For a long time Nadiya Savchenko was touted as a symbol of the “Ukrainian defiance in their struggle against Russia”. Returning to Ukraine last year, she has been an unpleasant surprise for the Kiev regime as she criticizes them and their role in the civil war.
Quid Pro Quo
The conflict in Donbas has produced a number of ‘heroes’ and ‘villains’ on both sides since it started in 2014. The oligarch owned pro-government media in Ukraine – now the only kind really allowed to exist in the public sphere after many repressive measures – has made a significant effort to promote the heroes of the front lines, fighting for the Ukrainian army in the so-called Anti-Terror Operation (ATO) against the Donbas rebels.
A number of these heroes have actually not spent so much time in the front lines themselves, as much as securing lucrative political positions in the Kiev parliament. The Ukrainian oligarchy controlling the parliament recruit these ‘war-heroes’ to come sit next to them on their parliamentary benches. This benefits the war hero with privileges and government salaries they would not have dreamed of having access to. The oligarchs can retain patriotic image – themselves and their children spending their summers on the French Riviera – while the children of ordinary Ukrainian receive draft enlistment cards to go fight for their interests.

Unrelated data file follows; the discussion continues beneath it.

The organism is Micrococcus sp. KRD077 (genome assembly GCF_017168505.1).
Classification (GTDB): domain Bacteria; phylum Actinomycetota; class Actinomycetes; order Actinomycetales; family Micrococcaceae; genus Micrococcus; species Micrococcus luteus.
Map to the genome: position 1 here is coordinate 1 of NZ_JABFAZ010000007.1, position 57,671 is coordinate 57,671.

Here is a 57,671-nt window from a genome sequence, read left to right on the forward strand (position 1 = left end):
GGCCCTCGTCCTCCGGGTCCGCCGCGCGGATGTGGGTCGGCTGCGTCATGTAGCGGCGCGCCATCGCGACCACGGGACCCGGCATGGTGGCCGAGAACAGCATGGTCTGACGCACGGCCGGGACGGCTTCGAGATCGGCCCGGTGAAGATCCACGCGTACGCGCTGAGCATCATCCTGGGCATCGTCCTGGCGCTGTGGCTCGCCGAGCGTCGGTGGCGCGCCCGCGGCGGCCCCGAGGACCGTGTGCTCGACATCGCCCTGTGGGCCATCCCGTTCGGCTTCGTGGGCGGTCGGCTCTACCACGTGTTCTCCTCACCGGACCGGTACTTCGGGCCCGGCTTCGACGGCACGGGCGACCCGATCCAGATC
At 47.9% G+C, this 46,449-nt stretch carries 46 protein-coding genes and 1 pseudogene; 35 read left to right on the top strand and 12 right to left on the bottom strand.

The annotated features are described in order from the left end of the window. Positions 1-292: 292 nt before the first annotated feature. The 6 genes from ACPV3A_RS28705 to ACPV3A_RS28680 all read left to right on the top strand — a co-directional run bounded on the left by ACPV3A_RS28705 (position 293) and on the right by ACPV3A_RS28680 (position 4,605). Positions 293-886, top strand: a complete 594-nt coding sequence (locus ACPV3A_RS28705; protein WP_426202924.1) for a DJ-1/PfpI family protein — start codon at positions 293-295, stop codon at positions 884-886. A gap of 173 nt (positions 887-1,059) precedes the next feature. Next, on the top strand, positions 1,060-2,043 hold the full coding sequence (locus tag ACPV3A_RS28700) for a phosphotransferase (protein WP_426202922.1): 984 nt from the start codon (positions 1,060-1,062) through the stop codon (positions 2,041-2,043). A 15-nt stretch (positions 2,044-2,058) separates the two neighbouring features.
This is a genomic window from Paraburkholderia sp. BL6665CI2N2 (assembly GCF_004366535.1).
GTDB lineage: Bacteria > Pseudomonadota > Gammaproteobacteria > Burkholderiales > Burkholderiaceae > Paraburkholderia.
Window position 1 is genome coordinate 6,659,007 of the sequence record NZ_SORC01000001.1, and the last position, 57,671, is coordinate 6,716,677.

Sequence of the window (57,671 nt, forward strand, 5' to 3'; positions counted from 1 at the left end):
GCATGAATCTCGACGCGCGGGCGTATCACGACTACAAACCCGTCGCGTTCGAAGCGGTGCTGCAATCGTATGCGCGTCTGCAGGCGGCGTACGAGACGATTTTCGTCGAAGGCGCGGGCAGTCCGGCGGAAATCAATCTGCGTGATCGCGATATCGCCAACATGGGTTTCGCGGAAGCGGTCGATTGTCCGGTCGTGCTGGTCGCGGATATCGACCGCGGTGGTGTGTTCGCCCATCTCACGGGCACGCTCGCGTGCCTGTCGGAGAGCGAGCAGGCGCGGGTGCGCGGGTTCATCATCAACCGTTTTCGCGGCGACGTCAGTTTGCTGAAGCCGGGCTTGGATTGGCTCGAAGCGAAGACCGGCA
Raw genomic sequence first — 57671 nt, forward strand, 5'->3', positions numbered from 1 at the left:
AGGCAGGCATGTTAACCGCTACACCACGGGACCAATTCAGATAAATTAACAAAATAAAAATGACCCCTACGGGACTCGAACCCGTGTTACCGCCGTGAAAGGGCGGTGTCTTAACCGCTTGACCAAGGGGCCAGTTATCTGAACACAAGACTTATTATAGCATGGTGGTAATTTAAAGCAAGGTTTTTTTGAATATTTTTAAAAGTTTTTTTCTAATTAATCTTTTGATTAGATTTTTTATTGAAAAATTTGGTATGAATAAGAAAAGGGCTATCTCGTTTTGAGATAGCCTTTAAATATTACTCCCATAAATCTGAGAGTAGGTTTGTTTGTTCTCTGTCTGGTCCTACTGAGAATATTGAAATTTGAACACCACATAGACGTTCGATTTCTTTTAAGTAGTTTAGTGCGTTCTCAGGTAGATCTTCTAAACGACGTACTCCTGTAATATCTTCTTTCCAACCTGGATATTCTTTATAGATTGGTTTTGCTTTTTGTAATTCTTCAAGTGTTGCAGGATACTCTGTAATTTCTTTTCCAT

A situation like this – as the reader can surely understand – requires considerable PR help.
The Case of Nadiya Savchenko
After deserting the Ukrainian Army to participate in Euromaidan, Nadiya Savchenko was one of the early volunteers for the battalions sent by the new Kiev government to crush the anti-Maidan rebellion in the Donbas during the spring of 2014. Her Aidar battalion, formed primarily from the Euromaidan battalions, was one of the most notorious during the conflict, containing openly fascist elements from the ranks of Ukrainian football ultras. The battalion has since been widely accused of war crimes, including torture, abductions, unlawful detention, ill-treatment, theft, extortion, and executions of prisoners, including by Amnesty International, who also reported that they were blocking humanitarian aid to the rebel Donbas republics.
On June 17th 2014, she was captured by rebel soldiers on the territory of Lughansk. It is not the object of this article to speculate on how she made it to the Russian authorities, or whether she was indeed responsible for the deaths of Russian journalists Igor Kornelyuk and Anton Voloshin. There are many other writings speculating on only these subjects and they detract from her role today.
On July 9th, it was revealed by the Russian authorities that Savchenko was being detained on suspicion of crossing the Russian border illegally and murdering the Russian journalists. During the next 2 years of the highly publicized trial and detention, she was made a hero-martyr by the Ukrainian media. Campaigns for her release were organized by pro-Kiev NGOs, and gained significant coverage by the Western media. Only months after her arrest, she was placed first on the list of oligarch Yulia Tymoshenko’s Fatherland Party, and elected in-absentia to the Ukrainian parliament in the parliamentary elections of October 2014.
In May of 2016, she was released by Russia in a prisoner exchange for two Russian nationals held prisoner by the Ukrainian government, accused of being Russian intelligence agents in similarly murky circumstances as those of Savchenko. Almost immediately, she took up her post in the Ukrainian parliament.